Palin's recent decision to resign as Alaska's governor already had politicos and regular-folks alike speculating about her future plans. Federal Election Commission filings showing Palin's political action committee raised nearly $773,000 in the first six months of 2009 added to the furor.
Palin's primary complaint is that cap-and-trade -- the centerpiece to the House's recently passed climate change legislation -- would drive up energy costs, threaten U.S. jobs and ultimately undermine the country's economic recovery.
She also reaches out to farm states with this:
"In addition to immediately increasing unemployment in the energy sector, even more American jobs will be threatened by the rising cost of doing business under the cap-and-tax plan. For example, the cost of farming will certainly increase, driving down farm incomes while driving up grocery prices."Palin's answer is to "tap the resources that God created right underfoot on American soil."
For Palin, that means natural gas, drilling for U.S. oil offshore "and a tiny 2,000-acre corner of the Arctic National Wildlife Refuge if ever given the go-ahead by Washington bureaucrats," she wrote. Palin also touts resources in other states such as coal and the possibility of exploring nuclear energy. She called for investments domestically, pointing to Alaska's 3,000-mile natural gas pipeline as an example.
She does not mention alternative energy such as solar or wind; efforts at increasing energy efficiency; or second-generation biofuels. As the Atlantic points out, she also never mentions emissions, pollution or global warming in her criticism of a plan to deal with those exact issues.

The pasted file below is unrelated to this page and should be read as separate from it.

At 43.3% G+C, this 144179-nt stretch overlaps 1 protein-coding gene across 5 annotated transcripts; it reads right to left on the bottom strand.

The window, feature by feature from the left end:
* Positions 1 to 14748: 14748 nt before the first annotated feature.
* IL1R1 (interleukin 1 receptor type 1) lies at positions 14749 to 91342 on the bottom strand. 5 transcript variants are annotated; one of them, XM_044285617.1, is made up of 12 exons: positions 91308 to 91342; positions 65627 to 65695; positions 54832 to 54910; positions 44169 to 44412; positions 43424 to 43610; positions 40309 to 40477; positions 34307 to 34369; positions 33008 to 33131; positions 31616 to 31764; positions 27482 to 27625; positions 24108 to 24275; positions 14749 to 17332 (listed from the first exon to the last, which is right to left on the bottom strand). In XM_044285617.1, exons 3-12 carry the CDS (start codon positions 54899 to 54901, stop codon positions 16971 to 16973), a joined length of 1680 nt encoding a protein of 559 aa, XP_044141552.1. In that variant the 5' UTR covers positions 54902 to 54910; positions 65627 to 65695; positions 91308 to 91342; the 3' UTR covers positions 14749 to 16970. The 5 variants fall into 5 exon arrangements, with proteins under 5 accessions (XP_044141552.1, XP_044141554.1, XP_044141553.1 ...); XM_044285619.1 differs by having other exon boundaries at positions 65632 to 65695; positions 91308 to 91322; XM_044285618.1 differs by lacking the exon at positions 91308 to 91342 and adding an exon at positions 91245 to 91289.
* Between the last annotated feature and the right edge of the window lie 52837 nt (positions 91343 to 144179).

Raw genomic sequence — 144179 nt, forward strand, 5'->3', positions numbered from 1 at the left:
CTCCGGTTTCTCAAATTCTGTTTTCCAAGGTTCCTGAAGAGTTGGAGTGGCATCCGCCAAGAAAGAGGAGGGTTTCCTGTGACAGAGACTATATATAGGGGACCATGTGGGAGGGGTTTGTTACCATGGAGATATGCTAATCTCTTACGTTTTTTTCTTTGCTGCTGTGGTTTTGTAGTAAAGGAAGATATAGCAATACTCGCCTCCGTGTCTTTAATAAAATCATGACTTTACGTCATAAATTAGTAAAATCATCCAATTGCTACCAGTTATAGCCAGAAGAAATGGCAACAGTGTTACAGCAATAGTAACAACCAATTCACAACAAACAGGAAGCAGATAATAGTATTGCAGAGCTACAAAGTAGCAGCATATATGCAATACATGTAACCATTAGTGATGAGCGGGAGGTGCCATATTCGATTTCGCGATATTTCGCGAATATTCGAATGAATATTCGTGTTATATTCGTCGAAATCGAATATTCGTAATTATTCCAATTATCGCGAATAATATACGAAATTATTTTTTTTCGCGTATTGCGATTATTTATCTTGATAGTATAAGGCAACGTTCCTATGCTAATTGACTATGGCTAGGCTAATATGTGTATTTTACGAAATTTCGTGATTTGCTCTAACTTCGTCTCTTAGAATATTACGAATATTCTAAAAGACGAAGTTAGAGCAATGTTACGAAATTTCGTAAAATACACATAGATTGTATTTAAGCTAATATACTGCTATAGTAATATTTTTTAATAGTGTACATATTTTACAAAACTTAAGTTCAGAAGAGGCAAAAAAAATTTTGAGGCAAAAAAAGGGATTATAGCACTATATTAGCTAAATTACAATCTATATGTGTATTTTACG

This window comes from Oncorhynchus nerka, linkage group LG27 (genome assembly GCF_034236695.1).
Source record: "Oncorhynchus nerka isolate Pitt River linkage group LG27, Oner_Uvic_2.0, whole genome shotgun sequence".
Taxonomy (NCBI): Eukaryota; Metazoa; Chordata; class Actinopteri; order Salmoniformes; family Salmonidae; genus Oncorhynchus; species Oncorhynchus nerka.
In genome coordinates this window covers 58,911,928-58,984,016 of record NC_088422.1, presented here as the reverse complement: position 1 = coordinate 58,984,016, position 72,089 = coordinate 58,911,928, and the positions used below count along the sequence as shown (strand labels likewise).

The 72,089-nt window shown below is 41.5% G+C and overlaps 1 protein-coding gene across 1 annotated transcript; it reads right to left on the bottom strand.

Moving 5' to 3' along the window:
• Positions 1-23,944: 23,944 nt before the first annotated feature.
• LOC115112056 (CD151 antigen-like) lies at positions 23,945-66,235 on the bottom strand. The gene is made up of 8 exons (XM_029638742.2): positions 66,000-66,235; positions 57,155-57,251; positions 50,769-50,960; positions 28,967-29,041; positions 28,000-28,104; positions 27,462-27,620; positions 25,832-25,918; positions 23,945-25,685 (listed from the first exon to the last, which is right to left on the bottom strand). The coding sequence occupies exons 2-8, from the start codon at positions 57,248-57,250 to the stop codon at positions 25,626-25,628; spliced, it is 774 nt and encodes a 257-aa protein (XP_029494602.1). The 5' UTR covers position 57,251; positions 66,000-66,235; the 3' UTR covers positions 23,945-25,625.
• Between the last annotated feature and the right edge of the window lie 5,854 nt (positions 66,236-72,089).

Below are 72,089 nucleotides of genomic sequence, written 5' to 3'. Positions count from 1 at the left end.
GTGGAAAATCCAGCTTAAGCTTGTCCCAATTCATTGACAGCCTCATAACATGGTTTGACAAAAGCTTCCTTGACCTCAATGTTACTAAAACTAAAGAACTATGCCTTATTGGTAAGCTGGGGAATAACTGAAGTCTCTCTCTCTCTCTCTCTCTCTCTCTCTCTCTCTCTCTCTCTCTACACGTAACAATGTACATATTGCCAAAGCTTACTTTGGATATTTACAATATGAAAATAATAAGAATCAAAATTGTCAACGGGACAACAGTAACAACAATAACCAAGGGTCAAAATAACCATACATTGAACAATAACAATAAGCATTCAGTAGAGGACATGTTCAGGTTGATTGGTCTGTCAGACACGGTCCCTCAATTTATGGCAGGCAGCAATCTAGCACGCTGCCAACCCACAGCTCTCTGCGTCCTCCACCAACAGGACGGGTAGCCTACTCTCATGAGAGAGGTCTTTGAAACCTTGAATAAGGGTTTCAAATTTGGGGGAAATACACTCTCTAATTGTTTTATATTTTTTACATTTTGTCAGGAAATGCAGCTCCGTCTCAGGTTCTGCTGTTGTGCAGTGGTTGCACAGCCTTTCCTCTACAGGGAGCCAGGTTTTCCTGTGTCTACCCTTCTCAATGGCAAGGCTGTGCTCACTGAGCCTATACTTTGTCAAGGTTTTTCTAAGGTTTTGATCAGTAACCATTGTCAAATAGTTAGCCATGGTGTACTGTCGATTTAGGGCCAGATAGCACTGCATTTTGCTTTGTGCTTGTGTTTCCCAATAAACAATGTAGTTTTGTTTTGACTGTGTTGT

Palin concludes with a question of whether we want to outsource our energy supply to China, Russia and Saudi Arabia. WSJ's Environmental Capital debunks the outsourcing theory as well as pointing out that natural gas is likely to be the largest beneficiary of the energy and climate bill currently moving through the Senate.
Palin's blathering op-ed is problematic notbecause of her objections to the cap-and-trade plan. Criticism of the House's version of climate change legislation known as Waxman-Markey is abundant and the Senate bill promises the same reception from both conservatives and environmentalists alike. In many cases, the criticisms -- much of which revolve around the number of concessions included in the bill -- are justified. Palin's op-ed, which avoids actual details of the plan and the issues it attempts to tackle, comes across as an attempt to hold onto the national spotlight a little bit longer. Which means the health care op-ed should be coming out any day now.